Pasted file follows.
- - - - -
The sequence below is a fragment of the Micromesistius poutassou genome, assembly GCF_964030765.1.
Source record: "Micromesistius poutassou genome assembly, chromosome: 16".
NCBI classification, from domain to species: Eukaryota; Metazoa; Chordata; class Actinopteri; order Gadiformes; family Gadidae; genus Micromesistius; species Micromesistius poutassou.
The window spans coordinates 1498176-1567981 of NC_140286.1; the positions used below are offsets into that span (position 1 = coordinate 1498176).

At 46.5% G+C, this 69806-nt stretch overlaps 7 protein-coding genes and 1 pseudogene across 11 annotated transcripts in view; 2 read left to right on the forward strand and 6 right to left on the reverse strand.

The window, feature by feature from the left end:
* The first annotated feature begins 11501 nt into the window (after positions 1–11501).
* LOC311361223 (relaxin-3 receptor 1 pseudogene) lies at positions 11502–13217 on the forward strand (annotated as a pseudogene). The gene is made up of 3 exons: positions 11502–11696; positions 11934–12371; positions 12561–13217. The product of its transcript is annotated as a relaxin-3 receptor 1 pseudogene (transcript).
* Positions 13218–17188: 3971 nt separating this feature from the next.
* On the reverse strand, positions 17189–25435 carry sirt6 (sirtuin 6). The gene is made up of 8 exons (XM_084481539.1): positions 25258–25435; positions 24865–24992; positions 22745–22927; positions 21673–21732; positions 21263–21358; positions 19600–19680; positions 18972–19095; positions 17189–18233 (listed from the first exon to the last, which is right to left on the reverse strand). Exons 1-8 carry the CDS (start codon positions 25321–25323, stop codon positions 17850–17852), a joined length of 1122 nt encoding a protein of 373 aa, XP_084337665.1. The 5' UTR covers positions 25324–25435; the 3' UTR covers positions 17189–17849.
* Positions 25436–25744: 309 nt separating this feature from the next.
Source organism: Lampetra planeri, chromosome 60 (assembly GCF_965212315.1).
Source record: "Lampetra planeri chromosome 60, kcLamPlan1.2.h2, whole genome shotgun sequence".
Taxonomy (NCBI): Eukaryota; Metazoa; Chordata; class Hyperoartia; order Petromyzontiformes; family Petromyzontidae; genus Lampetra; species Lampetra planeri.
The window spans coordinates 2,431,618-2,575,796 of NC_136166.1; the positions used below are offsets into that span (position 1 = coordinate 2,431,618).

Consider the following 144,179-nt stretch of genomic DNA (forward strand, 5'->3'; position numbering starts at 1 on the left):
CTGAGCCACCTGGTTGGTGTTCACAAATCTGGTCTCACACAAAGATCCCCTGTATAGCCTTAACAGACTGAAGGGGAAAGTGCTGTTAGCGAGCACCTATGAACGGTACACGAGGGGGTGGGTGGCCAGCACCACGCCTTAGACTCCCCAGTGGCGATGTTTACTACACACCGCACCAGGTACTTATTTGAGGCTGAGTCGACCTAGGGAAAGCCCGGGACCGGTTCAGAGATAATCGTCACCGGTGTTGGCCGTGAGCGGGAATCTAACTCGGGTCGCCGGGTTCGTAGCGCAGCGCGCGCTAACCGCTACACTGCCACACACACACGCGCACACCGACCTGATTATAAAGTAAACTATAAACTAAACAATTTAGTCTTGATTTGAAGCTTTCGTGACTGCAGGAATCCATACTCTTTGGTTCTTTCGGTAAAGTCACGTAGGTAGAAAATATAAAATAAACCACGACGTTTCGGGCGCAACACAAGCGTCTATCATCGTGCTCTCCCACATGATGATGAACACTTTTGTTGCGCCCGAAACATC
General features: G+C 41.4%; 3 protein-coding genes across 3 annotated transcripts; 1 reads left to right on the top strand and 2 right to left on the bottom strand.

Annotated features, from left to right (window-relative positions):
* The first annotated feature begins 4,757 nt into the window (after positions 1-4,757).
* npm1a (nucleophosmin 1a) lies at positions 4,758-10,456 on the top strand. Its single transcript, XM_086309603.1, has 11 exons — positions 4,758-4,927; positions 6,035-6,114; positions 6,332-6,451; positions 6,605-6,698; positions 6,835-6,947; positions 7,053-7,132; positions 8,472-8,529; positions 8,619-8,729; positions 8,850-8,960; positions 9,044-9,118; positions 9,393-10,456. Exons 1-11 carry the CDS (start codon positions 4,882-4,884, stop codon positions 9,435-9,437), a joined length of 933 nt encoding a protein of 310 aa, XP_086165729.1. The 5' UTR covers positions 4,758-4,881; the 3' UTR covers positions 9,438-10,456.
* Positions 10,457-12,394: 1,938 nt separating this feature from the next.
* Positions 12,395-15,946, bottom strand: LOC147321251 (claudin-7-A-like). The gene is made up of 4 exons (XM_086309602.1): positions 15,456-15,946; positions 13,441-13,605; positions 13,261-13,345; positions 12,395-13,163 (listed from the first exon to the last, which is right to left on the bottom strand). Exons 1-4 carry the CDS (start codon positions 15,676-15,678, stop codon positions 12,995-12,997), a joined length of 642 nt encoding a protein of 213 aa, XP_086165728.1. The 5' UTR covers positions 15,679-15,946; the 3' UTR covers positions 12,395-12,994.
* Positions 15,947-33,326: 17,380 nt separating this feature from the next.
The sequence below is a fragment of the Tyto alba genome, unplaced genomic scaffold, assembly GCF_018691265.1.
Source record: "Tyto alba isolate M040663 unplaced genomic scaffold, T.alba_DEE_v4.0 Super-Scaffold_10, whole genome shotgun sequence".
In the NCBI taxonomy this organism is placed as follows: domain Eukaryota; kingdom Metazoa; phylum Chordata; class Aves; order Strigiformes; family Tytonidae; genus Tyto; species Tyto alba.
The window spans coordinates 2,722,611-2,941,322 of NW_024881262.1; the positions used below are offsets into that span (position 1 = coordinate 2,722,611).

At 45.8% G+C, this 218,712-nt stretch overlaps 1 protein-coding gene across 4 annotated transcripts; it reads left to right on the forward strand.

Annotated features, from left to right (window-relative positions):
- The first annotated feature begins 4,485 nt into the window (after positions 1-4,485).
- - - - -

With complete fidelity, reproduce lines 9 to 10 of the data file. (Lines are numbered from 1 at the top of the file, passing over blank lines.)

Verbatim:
* Positions 13218–17188: 3971 nt separating this feature from the next.
* On the reverse strand, positions 17189–25435 carry sirt6 (sirtuin 6). The gene is made up of 8 exons (XM_084481539.1): positions 25258–25435; positions 24865–24992; positions 22745–22927; positions 21673–21732; positions 21263–21358; positions 19600–19680; positions 18972–19095; positions 17189–18233 (listed from the first exon to the last, which is right to left on the reverse strand). Exons 1-8 carry the CDS (start codon positions 25321–25323, stop codon positions 17850–17852), a joined length of 1122 nt encoding a protein of 373 aa, XP_084337665.1. The 5' UTR covers positions 25324–25435; the 3' UTR covers positions 17189–17849.